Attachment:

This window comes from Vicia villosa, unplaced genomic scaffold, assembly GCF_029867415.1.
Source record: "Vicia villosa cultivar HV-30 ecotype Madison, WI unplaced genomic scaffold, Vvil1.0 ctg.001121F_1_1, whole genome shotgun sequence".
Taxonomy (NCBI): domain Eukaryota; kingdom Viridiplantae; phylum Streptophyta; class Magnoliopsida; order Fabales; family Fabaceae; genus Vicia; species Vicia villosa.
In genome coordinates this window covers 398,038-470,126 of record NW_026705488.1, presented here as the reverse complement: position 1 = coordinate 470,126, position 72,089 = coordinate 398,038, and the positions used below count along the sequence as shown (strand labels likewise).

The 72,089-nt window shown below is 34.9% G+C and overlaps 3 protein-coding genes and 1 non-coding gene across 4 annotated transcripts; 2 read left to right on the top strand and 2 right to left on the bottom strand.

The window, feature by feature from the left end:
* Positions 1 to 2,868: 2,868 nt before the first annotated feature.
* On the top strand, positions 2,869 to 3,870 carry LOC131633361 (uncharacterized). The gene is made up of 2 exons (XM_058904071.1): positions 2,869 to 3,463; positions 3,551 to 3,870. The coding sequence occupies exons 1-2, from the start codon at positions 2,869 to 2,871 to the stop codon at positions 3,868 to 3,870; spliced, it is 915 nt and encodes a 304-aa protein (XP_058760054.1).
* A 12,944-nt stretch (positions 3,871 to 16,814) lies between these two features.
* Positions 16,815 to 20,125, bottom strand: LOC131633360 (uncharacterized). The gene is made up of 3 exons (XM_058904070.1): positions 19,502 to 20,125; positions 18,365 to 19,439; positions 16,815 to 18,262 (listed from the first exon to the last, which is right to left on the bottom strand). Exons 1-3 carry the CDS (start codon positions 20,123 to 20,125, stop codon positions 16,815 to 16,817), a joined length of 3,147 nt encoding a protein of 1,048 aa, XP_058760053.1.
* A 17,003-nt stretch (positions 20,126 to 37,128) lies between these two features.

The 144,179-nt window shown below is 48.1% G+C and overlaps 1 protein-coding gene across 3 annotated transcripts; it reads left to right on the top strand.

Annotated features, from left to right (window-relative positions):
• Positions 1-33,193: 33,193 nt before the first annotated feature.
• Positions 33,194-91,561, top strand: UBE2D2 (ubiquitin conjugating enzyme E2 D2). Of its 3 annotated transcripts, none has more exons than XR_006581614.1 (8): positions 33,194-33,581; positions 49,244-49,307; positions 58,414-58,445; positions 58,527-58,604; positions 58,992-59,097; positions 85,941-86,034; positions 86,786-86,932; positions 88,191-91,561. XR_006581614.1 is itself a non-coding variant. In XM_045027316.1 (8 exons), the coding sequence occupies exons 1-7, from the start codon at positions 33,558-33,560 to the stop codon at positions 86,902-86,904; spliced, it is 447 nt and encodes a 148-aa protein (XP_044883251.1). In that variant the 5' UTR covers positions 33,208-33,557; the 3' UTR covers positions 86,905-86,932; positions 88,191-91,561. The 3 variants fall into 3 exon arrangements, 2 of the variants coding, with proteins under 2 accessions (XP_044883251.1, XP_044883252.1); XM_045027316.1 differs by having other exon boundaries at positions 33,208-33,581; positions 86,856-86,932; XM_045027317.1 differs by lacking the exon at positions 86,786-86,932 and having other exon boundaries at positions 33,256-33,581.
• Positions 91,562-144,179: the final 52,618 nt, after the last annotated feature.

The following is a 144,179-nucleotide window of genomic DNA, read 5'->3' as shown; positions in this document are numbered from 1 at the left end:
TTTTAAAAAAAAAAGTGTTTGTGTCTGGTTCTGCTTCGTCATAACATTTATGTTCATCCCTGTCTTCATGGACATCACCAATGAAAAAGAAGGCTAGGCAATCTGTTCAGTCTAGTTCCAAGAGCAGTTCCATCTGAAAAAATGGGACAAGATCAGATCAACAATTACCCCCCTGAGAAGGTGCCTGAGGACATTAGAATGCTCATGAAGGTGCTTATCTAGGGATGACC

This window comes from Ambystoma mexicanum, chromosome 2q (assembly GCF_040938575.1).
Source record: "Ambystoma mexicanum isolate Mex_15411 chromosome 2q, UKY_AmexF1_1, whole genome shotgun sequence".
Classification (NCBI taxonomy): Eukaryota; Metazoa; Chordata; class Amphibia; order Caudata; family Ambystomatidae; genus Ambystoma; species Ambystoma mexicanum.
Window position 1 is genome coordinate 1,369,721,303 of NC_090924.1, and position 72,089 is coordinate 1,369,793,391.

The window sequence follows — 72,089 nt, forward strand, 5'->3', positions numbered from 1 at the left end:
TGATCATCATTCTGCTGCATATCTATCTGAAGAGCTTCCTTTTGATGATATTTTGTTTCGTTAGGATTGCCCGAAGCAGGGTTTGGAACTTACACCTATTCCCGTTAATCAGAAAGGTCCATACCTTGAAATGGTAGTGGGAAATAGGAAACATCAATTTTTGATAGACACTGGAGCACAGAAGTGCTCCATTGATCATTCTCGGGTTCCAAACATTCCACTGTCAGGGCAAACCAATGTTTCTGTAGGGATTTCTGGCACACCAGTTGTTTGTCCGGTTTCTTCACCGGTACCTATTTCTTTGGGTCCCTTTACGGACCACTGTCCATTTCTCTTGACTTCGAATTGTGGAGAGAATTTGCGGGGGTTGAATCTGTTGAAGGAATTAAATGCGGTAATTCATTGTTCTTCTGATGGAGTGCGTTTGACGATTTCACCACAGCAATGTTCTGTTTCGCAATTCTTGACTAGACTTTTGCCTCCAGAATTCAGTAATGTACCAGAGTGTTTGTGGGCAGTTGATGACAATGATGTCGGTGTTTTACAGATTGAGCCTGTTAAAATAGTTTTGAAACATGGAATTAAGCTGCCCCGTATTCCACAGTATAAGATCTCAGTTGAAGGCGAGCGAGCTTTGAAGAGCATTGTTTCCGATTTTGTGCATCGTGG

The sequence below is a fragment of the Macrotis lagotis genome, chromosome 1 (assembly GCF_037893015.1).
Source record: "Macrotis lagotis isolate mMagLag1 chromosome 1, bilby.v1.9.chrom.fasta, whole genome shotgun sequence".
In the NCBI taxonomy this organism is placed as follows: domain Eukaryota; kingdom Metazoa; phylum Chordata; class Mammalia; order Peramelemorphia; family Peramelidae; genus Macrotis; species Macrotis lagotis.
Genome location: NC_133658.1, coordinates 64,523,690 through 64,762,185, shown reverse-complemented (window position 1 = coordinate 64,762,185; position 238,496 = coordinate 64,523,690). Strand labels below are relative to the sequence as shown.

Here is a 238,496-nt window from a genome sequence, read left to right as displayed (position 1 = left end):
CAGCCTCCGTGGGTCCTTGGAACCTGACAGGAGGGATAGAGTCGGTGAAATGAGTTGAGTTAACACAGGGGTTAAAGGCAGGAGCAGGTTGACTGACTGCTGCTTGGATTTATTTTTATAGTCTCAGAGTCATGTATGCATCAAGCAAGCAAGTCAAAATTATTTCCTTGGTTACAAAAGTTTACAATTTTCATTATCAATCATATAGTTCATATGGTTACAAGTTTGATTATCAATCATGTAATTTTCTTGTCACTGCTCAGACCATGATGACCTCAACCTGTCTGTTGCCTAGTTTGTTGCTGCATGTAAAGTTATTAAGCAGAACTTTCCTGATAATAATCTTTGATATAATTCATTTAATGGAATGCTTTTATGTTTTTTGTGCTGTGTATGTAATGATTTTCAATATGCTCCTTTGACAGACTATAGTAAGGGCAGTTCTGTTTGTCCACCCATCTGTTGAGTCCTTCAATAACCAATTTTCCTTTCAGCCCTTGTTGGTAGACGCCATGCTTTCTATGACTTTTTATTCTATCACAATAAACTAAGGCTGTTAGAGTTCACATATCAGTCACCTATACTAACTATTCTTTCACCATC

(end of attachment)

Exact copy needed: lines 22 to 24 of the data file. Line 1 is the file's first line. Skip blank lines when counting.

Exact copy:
Window position 1 is genome coordinate 1,369,721,303 of NC_090924.1, and position 72,089 is coordinate 1,369,793,391.

The window sequence follows — 72,089 nt, forward strand, 5'->3', positions numbered from 1 at the left end:
TGATCATCATTCTGCTGCATATCTATCTGAAGAGCTTCCTTTTGATGATATTTTGTTTCGTTAGGATTGCCCGAAGCAGGGTTTGGAACTTACACCTATTCCCGTTAATCAGAAAGGTCCATACCTTGAAATGGTAGTGGGAAATAGGAAACATCAATTTTTGATAGACACTGGAGCACAGAAGTGCTCCATTGATCATTCTCGGGTTCCAAACATTCCACTGTCAGGGCAAACCAATGTTTCTGTAGGGATTTCTGGCACACCAGTTGTTTGTCCGGTTTCTTCACCGGTACCTATTTCTTTGGGTCCCTTTACGGACCACTGTCCATTTCTCTTGACTTCGAATTGTGGAGAGAATTTGCGGGGGTTGAATCTGTTGAAGGAATTAAATGCGGTAATTCATTGTTCTTCTGATGGAGTGCGTTTGACGATTTCACCACAGCAATGTTCTGTTTCGCAATTCTTGACTAGACTTTTGCCTCCAGAATTCAGTAATGTACCAGAGTGTTTGTGGGCAGTTGATGACAATGATGTCGGTGTTTTACAGATTGAGCCTGTTAAAATAGTTTTGAAACATGGAATTAAGCTGCCCCGTATTCCACAGTATAAGATCTCAGTTGAAGGCGAGCGAGCTTTGAAGAGCATTGTTTCCGATTTTGTGCATCGTGG